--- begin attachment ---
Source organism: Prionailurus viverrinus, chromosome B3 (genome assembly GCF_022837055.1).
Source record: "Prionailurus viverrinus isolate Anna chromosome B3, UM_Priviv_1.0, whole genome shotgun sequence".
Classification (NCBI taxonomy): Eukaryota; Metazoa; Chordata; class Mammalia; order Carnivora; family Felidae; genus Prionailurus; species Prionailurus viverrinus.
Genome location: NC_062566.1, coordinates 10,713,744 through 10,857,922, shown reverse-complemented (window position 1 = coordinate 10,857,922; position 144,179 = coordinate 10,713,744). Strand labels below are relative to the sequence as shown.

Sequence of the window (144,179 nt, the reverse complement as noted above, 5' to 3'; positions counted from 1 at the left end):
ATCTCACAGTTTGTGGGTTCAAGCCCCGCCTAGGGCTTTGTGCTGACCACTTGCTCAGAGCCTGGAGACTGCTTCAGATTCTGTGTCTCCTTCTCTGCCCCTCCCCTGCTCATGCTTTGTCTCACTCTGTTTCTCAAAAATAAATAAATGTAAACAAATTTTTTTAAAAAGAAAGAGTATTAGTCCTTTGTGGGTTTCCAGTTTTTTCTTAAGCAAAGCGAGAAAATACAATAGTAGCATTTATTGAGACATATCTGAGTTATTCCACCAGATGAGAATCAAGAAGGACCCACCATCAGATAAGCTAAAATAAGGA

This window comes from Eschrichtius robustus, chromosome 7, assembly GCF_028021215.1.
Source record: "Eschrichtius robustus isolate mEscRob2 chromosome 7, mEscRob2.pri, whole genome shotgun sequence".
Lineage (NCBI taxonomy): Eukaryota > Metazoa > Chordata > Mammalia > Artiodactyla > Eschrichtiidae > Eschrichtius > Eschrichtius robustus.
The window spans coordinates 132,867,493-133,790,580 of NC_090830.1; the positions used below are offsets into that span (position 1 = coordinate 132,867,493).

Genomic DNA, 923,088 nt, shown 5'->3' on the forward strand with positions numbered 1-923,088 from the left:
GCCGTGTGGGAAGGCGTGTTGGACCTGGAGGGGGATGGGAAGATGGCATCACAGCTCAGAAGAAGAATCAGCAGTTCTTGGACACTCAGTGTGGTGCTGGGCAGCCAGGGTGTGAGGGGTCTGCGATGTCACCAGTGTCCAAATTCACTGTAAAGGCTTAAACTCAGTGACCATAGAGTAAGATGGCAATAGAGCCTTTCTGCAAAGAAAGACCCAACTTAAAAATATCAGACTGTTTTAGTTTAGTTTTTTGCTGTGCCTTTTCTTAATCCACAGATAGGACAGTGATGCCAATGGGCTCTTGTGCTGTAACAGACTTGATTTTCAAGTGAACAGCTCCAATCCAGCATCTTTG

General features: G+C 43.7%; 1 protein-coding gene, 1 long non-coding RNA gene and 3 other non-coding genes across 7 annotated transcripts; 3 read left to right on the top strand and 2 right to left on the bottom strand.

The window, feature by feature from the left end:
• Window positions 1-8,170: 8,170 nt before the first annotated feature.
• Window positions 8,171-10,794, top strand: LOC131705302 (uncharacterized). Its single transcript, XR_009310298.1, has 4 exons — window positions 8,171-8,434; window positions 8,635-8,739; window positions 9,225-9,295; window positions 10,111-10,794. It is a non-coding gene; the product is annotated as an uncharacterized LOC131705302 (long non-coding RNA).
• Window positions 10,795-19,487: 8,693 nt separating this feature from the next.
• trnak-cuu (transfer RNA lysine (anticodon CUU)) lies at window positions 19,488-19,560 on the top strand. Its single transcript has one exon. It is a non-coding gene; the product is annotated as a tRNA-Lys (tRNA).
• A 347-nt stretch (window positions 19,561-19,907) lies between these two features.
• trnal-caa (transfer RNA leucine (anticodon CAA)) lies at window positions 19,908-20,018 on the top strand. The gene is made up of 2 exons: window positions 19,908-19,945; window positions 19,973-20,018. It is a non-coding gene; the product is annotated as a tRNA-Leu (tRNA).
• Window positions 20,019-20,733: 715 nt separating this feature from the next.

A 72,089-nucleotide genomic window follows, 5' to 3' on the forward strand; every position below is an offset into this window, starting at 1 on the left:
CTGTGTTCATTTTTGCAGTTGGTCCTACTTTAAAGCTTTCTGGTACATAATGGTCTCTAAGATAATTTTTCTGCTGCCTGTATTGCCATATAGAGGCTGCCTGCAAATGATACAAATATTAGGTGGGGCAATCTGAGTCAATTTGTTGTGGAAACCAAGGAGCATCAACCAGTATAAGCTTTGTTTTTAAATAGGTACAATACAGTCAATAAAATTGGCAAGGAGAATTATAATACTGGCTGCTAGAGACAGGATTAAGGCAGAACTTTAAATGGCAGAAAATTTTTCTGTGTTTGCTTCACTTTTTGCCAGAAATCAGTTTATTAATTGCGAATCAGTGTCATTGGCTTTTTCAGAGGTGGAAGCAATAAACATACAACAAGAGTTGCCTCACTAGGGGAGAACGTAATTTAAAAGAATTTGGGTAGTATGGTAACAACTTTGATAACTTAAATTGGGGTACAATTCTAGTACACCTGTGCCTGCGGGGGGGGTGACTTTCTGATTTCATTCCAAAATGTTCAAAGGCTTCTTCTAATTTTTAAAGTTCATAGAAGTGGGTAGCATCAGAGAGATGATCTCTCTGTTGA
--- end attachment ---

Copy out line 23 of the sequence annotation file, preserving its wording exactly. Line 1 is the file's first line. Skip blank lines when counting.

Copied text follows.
CTGTGTTCATTTTTGCAGTTGGTCCTACTTTAAAGCTTTCTGGTACATAATGGTCTCTAAGATAATTTTTCTGCTGCCTGTATTGCCATATAGAGGCTGCCTGCAAATGATACAAATATTAGGTGGGGCAATCTGAGTCAATTTGTTGTGGAAACCAAGGAGCATCAACCAGTATAAGCTTTGTTTTTAAATAGGTACAATACAGTCAATAAAATTGGCAAGGAGAATTATAATACTGGCTGCTAGAGACAGGATTAAGGCAGAACTTTAAATGGCAGAAAATTTTTCTGTGTTTGCTTCACTTTTTGCCAGAAATCAGTTTATTAATTGCGAATCAGTGTCATTGGCTTTTTCAGAGGTGGAAGCAATAAACATACAACAAGAGTTGCCTCACTAGGGGAGAACGTAATTTAAAAGAATTTGGGTAGTATGGTAACAACTTTGATAACTTAAATTGGGGTACAATTCTAGTACACCTGTGCCTGCGGGGGGGGTGACTTTCTGATTTCATTCCAAAATGTTCAAAGGCTTCTTCTAATTTTTAAAGTTCATAGAAGTGGGTAGCATCAGAGAGATGATCTCTCTGTTGA